The Virtuous Cycle of Hiring the Best - Mark MacLeod

September 23, 2020 - Mark MacLeod

The Virtuous Cycle of Hiring the Best

In Jim Collins’ management classic From Good to Great, one of the first steps in building great companies is to ‘get the right people on the bus’. In other words, hiring the best of the best. Even before you figure out where to drive that bus.

Getting the right people on the bus

The single most scalable thing you can do as CEO is build the highest quality senior leadership team that your scale and resources allow. If you hit this bar; if you don’t compromise, it will have compound effects on the trajectory of your business.

The CEO role is the most important one in the company. Strong senior leaders give maximum leverage and impact to the CEO. In addition, strong senior leaders attract A players to their teams. Those A players attract other A players. Thus begins the virtuous cycle of getting the right people on the bus.

How to hire the right person for a leadership role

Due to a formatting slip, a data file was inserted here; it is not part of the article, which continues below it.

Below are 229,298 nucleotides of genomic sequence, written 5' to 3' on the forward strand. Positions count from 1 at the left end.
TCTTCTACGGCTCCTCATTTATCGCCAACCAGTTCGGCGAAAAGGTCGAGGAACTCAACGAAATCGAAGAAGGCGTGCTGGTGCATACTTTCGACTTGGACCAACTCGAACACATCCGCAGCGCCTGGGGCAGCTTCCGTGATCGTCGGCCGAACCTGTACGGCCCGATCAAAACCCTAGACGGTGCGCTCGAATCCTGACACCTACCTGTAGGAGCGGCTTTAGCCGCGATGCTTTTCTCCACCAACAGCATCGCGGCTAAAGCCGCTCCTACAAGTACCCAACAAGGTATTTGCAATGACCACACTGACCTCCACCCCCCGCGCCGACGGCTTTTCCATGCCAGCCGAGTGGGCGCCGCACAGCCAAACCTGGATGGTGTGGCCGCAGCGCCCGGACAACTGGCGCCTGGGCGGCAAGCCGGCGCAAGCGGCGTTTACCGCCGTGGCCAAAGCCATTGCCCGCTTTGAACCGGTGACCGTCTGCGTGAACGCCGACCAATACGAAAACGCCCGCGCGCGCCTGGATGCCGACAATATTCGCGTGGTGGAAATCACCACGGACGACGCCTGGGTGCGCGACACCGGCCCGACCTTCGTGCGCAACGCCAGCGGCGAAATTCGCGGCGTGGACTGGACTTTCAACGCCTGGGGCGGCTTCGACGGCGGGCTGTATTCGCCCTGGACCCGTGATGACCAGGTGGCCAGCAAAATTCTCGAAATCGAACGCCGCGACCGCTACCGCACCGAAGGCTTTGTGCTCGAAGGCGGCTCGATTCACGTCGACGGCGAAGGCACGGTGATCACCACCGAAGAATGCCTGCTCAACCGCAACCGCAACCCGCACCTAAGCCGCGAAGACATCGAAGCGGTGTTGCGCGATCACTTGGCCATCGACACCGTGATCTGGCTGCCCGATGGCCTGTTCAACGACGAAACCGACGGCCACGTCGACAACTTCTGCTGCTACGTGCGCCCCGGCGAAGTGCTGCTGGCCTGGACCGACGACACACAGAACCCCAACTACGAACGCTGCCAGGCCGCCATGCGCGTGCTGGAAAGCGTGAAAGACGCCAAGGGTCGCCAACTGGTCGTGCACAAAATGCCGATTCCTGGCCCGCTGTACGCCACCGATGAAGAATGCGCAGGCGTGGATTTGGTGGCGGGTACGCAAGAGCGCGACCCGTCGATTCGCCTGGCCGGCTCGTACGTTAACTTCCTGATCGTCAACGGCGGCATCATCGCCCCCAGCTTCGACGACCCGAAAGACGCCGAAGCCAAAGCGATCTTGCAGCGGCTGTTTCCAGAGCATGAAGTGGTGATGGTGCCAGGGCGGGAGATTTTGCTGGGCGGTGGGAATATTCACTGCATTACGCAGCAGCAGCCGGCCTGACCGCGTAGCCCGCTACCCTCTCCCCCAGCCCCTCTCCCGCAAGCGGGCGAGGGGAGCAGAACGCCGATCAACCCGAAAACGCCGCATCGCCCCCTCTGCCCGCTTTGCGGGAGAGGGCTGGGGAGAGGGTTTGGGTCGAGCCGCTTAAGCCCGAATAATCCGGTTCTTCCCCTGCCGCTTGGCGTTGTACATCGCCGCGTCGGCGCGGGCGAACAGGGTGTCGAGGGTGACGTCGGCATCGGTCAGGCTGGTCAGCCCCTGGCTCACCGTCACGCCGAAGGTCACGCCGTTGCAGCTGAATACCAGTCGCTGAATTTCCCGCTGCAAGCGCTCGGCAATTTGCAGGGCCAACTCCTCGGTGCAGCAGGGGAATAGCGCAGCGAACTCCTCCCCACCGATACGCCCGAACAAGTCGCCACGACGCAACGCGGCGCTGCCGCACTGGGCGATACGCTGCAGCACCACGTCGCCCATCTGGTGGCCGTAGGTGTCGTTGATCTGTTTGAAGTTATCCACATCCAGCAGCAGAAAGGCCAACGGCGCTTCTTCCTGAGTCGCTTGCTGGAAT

There are three questions I ask CEOs when assessing their senior teams:

Knowing everything you know about that leader, would you hire them again today?

Is that leader closing the best candidates to join her team? Is she a magnet for A level talent?

Does this leader consistently raise the bar on departmental performance by crushing the targets set for her function?

The first question goes after compromise & toleration. Often we tolerate someone that we thought would be great, but has turned out to only be good (or worse!). If you would not hire that leader today, then you know that this person has to go. It’s that simple.

The second question speaks to how this leader will or will not excel: by hiring the best and building the best team possible. Your senior leaders should be talent magnets!

The third question deals with results. All else being equal, a talent magnet will deliver the goods.

Assess your senior leadership team regularly

Ask yourself these questions about your senior leaders regularly. I recommend considering your leadership team quarterly. Especially during hypergrowth. It can be hard for mere mortal humans to keep up with a fast-scaling business. The leader who was great last quarter must continually grow and transform in order to be great next quarter.

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